The Evans/TC staining indicated successful establishment of a rat model for ischemiareperfusion myocardial injury (fig. 2). The area of infarction in the Ischemia/Reperfusion (I/R)+BATexosome group was notably reduced compared to the I/R+PBS group (p<0.01). Conversely, the infarct area in the I/R+WAT-exosome group was notably larger than in the I/R+PBS group (p<0.01). Further, the I/R+BAT-exosome group demonstrated a significant improvement in left ventricular function (p<0.05), whereas the I/R+WAT-exosome group showed a significant decline (p<0.01). These findings suggest that brown adipose tissuederived extracellular vesicles exert protective effects against myocardial ischemia-reperfusion injury, whereas those from white adipose tissue exacerbate it.


Fig. 2: Differential impact of exosomes from white and brown adipose tissues on myocardial ischemia-reperfusion injury, (A): Evaluation of infarct size percentage via Evans blue/TTC staining (n=6); (B): Cardiac ultrasound measures of LVEF and LVFS (n=6); (C): HE staining at 40× magnification and (D) Masson's trichrome staining at 40× magnification Note: Statistical significance is indicated as *p<0.05, **p<0.01, ***p<0.001, and ****p<0.0001

To explore the underlying mechanisms, miRNA sequencing was performed on both brown and white adipose tissue-derived vesicles. A total of 55 miRNAs were significantly unregulated, and 34 were downregulated in brown adipose tissue relative to white adipose tissue (fig. 3A and fig. 3B). Candidate target genes corresponding to these differentially expressed miRNAs were discovered via a cross-analysis of Miranda and TargetScan databases. The GO and KEGG pathway analysis for these target genes were also performed (fig. 3C-fig. 3E). Additionally, Hub gene targets were identified using Hubba software for proteinprotein interaction analysis. Among differentially expressed miRNAs, mir-133a-3p and mir-378a-5p were notably higher in brown adipose tissue, while mir-34c-3p and mir-429 were lower (fig. 4A), as confirmed by qPCR.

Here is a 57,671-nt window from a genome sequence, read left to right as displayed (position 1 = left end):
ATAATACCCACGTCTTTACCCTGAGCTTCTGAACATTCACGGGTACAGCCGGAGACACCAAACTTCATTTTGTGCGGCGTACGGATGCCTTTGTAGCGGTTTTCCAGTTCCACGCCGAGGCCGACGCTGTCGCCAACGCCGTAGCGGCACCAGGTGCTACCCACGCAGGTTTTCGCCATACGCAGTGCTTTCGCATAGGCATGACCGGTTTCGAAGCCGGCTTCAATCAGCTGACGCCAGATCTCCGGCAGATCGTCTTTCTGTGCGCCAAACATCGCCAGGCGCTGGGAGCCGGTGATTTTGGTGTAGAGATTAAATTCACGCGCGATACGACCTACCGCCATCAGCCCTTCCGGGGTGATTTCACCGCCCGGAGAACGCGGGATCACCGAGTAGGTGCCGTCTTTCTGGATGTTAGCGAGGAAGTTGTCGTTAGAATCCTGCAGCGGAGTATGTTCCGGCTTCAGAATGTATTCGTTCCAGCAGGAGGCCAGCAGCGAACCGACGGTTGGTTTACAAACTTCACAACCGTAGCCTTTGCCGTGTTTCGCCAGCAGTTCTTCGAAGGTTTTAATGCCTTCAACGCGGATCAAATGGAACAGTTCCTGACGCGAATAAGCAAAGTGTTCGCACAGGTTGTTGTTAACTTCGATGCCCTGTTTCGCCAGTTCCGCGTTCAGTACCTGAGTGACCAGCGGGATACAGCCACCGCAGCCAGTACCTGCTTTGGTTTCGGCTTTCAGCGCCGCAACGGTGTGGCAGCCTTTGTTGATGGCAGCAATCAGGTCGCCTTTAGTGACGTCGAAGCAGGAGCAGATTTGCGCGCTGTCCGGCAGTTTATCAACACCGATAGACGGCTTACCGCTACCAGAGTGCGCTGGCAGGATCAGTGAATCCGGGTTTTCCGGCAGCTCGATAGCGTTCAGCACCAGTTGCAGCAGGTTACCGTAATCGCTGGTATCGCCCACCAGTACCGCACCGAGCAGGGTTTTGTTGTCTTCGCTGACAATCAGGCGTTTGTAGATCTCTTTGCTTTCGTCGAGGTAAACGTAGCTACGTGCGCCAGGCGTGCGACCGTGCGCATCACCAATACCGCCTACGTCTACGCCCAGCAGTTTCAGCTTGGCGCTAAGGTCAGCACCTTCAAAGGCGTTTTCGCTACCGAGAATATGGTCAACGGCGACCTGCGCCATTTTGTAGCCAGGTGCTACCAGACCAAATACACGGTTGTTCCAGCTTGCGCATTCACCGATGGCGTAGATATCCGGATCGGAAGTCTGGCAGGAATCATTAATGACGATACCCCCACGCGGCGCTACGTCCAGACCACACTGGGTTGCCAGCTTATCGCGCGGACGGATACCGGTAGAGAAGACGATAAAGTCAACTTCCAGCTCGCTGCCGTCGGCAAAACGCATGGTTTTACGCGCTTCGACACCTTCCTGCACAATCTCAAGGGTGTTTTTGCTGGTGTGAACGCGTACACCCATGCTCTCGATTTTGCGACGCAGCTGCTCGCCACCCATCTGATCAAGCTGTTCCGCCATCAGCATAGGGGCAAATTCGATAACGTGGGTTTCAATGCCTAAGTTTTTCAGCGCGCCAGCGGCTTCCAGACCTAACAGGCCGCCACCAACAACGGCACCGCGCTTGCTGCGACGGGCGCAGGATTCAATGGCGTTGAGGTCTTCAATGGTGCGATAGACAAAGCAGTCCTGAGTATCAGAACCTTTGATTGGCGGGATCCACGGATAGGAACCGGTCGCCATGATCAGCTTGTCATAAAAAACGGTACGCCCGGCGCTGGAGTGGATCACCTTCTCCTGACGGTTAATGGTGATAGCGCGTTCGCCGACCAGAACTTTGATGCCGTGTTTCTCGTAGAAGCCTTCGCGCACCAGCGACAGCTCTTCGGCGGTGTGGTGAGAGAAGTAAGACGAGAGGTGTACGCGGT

Fig. 3: Identification and bioinformatics profiling of diverse miRNAs in exosomes from brown and white adipose tissues. (A): Heat maps depicting variance in miRNA content between exosomes derived from brown and white adipose tissues; (B): Volcano plots illustrate the differentially expressed miRNAs in exosomes from both tissue types; (C): GO and KEGG analysis for targeted genes of upregulated miRNAs; (D): GO and KEGG analysis for targeted genes of downregulated miRNAs and (E): The top 10 hub genes, with upregulated genes and downregulated genes Note: (B) (Image): Up; (Image): None and (Image): Down


Fig. 4: Quantitative PCR analysis and the modulatory role of miR-34c-3p in myocardial ischemia-reperfusion injury. (A): Expression profiles of the five miRNAs showing the greatest fold change; (B): Assessment of infarct size percentage using Evans blue/TTC staining (n=6); (C): HE and Masson's trichrome staining, both at 40× magnification; (D): Protein expression levels of the miR-34c-3p target gene (GNAI3) in hearts transfected with miR-34c-3p agomir and antagomir (n=6) Note: Statistical significance was indicated as **p<0.01, ***p<0.001 and ****p<0.0001

The miRNA with the most significant changes between brown and white adipose tissue-derived vesicles, miR-34C-3P, was further investigated for its role in myocardial ischemia-reperfusion injury. Agomirs and antagomirs for miR-34C-3P were introduced into the ventricles of rats subjected to ischemic myocardial reperfusion. Evans/TC and histological staining (fig. 4B and fig. 4C) demonstrated that miR-34C-3P agomir increased the infarct size, tissue edema, inflammatory cell infiltration, and fibrosis, whereas its antagomir had the opposite effects. TargetScan prediction revealed G Protein Subunit Alpha I (GNAI) as a potential target gene of miR-34C-3P, and Western blotting confirmed changes in the expression of GNAI protein (fig. 4D). These findings suggest that miR-34C-3P aggravates myocardial ischemiareperfusion injury through the modulation of GNAI expression.